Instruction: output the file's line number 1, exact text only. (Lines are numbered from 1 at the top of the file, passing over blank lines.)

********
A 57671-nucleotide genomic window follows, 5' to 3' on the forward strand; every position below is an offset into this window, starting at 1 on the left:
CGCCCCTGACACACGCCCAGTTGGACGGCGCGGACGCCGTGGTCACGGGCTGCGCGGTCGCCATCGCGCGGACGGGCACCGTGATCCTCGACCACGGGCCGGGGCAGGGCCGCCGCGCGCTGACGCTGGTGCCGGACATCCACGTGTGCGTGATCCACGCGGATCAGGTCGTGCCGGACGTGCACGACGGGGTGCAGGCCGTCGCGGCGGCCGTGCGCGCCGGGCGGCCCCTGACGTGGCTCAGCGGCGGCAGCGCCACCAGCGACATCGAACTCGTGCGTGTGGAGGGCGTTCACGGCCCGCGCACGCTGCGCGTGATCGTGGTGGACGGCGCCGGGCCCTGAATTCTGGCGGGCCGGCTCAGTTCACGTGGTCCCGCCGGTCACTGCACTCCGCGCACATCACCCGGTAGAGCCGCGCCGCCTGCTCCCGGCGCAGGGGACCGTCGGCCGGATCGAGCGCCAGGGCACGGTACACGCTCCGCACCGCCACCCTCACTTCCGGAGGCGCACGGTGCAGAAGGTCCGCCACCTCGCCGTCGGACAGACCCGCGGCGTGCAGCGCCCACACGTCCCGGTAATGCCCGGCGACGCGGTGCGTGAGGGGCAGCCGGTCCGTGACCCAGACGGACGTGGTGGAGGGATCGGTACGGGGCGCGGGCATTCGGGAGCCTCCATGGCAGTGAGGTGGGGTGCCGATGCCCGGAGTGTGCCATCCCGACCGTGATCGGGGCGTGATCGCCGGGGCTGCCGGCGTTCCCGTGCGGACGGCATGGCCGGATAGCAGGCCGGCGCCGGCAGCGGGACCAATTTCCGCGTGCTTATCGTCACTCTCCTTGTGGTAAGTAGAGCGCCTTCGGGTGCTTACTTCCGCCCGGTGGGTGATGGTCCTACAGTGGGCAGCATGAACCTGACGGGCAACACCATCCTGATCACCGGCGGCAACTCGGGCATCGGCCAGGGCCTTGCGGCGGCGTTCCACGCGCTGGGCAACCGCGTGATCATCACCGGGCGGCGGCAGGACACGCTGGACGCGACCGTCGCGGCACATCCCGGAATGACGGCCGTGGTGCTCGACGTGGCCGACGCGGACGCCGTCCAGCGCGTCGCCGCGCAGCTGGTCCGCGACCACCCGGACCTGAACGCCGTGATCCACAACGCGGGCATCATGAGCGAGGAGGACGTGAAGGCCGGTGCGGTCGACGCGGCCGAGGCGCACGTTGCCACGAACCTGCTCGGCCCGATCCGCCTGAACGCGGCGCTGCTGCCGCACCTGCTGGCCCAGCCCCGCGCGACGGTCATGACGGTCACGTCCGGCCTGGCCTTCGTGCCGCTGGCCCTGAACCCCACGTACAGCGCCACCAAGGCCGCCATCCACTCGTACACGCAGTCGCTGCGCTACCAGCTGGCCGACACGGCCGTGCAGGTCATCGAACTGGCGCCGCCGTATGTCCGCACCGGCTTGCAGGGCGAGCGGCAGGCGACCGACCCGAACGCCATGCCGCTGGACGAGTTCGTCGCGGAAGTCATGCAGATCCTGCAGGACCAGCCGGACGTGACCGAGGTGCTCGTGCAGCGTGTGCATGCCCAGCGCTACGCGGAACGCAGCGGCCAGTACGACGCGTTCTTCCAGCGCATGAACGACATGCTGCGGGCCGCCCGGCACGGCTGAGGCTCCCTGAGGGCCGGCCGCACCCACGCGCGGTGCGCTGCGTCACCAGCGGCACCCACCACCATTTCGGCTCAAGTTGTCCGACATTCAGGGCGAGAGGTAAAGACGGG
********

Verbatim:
A 57671-nucleotide genomic window follows, 5' to 3' on the forward strand; every position below is an offset into this window, starting at 1 on the left: